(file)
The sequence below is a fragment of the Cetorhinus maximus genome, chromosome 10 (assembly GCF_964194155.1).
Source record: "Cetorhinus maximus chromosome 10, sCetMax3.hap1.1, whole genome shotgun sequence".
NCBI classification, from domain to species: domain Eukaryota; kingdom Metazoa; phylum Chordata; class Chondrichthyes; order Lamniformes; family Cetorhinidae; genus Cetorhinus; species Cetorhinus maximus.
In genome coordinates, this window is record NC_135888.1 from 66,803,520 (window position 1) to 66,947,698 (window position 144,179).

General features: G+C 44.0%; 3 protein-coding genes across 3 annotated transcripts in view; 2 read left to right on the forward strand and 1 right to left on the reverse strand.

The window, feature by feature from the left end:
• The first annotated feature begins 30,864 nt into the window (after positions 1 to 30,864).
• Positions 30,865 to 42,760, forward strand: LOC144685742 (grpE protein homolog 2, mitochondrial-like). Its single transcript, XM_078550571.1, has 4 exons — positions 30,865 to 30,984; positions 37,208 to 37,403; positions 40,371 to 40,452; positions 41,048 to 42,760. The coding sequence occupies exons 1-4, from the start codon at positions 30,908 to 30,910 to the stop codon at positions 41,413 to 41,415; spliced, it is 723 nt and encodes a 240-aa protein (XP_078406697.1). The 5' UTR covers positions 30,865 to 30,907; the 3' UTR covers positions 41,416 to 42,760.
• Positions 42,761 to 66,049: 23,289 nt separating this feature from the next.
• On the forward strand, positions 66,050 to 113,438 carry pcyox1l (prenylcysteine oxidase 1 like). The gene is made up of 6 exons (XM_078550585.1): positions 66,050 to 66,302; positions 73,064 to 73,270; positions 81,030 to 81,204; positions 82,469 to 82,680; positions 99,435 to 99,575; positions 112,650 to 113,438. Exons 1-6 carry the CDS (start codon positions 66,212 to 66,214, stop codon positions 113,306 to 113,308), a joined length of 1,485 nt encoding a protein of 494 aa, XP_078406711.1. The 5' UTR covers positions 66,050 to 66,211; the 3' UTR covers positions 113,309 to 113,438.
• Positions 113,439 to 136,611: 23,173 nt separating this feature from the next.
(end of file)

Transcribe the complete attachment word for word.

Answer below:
The sequence below is a fragment of the Cetorhinus maximus genome, chromosome 10 (assembly GCF_964194155.1).
Source record: "Cetorhinus maximus chromosome 10, sCetMax3.hap1.1, whole genome shotgun sequence".
NCBI classification, from domain to species: domain Eukaryota; kingdom Metazoa; phylum Chordata; class Chondrichthyes; order Lamniformes; family Cetorhinidae; genus Cetorhinus; species Cetorhinus maximus.
In genome coordinates, this window is record NC_135888.1 from 66,803,520 (window position 1) to 66,947,698 (window position 144,179).

General features: G+C 44.0%; 3 protein-coding genes across 3 annotated transcripts in view; 2 read left to right on the forward strand and 1 right to left on the reverse strand.

The window, feature by feature from the left end:
• The first annotated feature begins 30,864 nt into the window (after positions 1 to 30,864).
• Positions 30,865 to 42,760, forward strand: LOC144685742 (grpE protein homolog 2, mitochondrial-like). Its single transcript, XM_078550571.1, has 4 exons — positions 30,865 to 30,984; positions 37,208 to 37,403; positions 40,371 to 40,452; positions 41,048 to 42,760. The coding sequence occupies exons 1-4, from the start codon at positions 30,908 to 30,910 to the stop codon at positions 41,413 to 41,415; spliced, it is 723 nt and encodes a 240-aa protein (XP_078406697.1). The 5' UTR covers positions 30,865 to 30,907; the 3' UTR covers positions 41,416 to 42,760.
• Positions 42,761 to 66,049: 23,289 nt separating this feature from the next.
• On the forward strand, positions 66,050 to 113,438 carry pcyox1l (prenylcysteine oxidase 1 like). The gene is made up of 6 exons (XM_078550585.1): positions 66,050 to 66,302; positions 73,064 to 73,270; positions 81,030 to 81,204; positions 82,469 to 82,680; positions 99,435 to 99,575; positions 112,650 to 113,438. Exons 1-6 carry the CDS (start codon positions 66,212 to 66,214, stop codon positions 113,306 to 113,308), a joined length of 1,485 nt encoding a protein of 494 aa, XP_078406711.1. The 5' UTR covers positions 66,050 to 66,211; the 3' UTR covers positions 113,309 to 113,438.
• Positions 113,439 to 136,611: 23,173 nt separating this feature from the next.